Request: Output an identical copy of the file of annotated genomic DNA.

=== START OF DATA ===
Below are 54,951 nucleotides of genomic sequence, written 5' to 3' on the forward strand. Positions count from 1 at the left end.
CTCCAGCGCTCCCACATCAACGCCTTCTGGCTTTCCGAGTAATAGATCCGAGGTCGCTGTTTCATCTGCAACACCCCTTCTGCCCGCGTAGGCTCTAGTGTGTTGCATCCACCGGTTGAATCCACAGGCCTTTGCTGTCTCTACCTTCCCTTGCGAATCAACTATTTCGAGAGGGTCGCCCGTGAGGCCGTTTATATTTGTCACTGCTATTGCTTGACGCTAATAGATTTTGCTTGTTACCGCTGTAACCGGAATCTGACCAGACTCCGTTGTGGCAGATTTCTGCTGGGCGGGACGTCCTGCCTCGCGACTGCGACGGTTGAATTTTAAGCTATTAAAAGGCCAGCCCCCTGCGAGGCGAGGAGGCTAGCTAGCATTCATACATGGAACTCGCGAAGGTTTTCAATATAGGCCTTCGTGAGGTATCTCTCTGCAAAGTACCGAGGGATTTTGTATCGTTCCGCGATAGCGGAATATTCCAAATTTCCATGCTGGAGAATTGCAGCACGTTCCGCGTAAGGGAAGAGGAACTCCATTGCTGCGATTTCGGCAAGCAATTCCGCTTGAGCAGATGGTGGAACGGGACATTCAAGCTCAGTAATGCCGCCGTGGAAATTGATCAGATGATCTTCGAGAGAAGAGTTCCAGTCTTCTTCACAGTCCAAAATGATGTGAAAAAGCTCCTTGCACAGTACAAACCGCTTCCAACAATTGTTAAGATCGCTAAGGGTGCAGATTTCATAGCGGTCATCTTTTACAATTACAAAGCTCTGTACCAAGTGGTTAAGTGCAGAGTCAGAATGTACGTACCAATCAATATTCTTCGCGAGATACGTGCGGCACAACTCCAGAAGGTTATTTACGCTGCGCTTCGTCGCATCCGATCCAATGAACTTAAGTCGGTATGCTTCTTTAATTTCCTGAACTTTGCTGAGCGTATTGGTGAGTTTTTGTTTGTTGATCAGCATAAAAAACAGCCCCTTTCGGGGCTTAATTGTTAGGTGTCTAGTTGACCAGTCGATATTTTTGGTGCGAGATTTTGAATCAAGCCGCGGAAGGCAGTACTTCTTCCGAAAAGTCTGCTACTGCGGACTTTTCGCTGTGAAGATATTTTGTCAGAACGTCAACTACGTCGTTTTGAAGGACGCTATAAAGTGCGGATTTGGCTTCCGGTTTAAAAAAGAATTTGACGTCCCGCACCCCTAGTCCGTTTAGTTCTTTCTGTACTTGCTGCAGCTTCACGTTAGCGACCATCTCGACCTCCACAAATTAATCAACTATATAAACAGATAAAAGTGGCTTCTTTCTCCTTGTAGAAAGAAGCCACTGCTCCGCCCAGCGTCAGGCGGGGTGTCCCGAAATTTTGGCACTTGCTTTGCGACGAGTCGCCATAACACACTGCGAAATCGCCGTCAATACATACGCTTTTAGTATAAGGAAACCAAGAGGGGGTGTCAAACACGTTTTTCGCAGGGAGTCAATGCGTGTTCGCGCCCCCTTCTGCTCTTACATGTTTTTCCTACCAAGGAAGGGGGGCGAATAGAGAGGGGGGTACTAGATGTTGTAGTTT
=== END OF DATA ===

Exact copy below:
Below are 54,951 nucleotides of genomic sequence, written 5' to 3' on the forward strand. Positions count from 1 at the left end.
CTCCAGCGCTCCCACATCAACGCCTTCTGGCTTTCCGAGTAATAGATCCGAGGTCGCTGTTTCATCTGCAACACCCCTTCTGCCCGCGTAGGCTCTAGTGTGTTGCATCCACCGGTTGAATCCACAGGCCTTTGCTGTCTCTACCTTCCCTTGCGAATCAACTATTTCGAGAGGGTCGCCCGTGAGGCCGTTTATATTTGTCACTGCTATTGCTTGACGCTAATAGATTTTGCTTGTTACCGCTGTAACCGGAATCTGACCAGACTCCGTTGTGGCAGATTTCTGCTGGGCGGGACGTCCTGCCTCGCGACTGCGACGGTTGAATTTTAAGCTATTAAAAGGCCAGCCCCCTGCGAGGCGAGGAGGCTAGCTAGCATTCATACATGGAACTCGCGAAGGTTTTCAATATAGGCCTTCGTGAGGTATCTCTCTGCAAAGTACCGAGGGATTTTGTATCGTTCCGCGATAGCGGAATATTCCAAATTTCCATGCTGGAGAATTGCAGCACGTTCCGCGTAAGGGAAGAGGAACTCCATTGCTGCGATTTCGGCAAGCAATTCCGCTTGAGCAGATGGTGGAACGGGACATTCAAGCTCAGTAATGCCGCCGTGGAAATTGATCAGATGATCTTCGAGAGAAGAGTTCCAGTCTTCTTCACAGTCCAAAATGATGTGAAAAAGCTCCTTGCACAGTACAAACCGCTTCCAACAATTGTTAAGATCGCTAAGGGTGCAGATTTCATAGCGGTCATCTTTTACAATTACAAAGCTCTGTACCAAGTGGTTAAGTGCAGAGTCAGAATGTACGTACCAATCAATATTCTTCGCGAGATACGTGCGGCACAACTCCAGAAGGTTATTTACGCTGCGCTTCGTCGCATCCGATCCAATGAACTTAAGTCGGTATGCTTCTTTAATTTCCTGAACTTTGCTGAGCGTATTGGTGAGTTTTTGTTTGTTGATCAGCATAAAAAACAGCCCCTTTCGGGGCTTAATTGTTAGGTGTCTAGTTGACCAGTCGATATTTTTGGTGCGAGATTTTGAATCAAGCCGCGGAAGGCAGTACTTCTTCCGAAAAGTCTGCTACTGCGGACTTTTCGCTGTGAAGATATTTTGTCAGAACGTCAACTACGTCGTTTTGAAGGACGCTATAAAGTGCGGATTTGGCTTCCGGTTTAAAAAAGAATTTGACGTCCCGCACCCCTAGTCCGTTTAGTTCTTTCTGTACTTGCTGCAGCTTCACGTTAGCGACCATCTCGACCTCCACAAATTAATCAACTATATAAACAGATAAAAGTGGCTTCTTTCTCCTTGTAGAAAGAAGCCACTGCTCCGCCCAGCGTCAGGCGGGGTGTCCCGAAATTTTGGCACTTGCTTTGCGACGAGTCGCCATAACACACTGCGAAATCGCCGTCAATACATACGCTTTTAGTATAAGGAAACCAAGAGGGGGTGTCAAACACGTTTTTCGCAGGGAGTCAATGCGTGTTCGCGCCCCCTTCTGCTCTTACATGTTTTTCCTACCAAGGAAGGGGGGCGAATAGAGAGGGGGGTACTAGATGTTGTAGTTT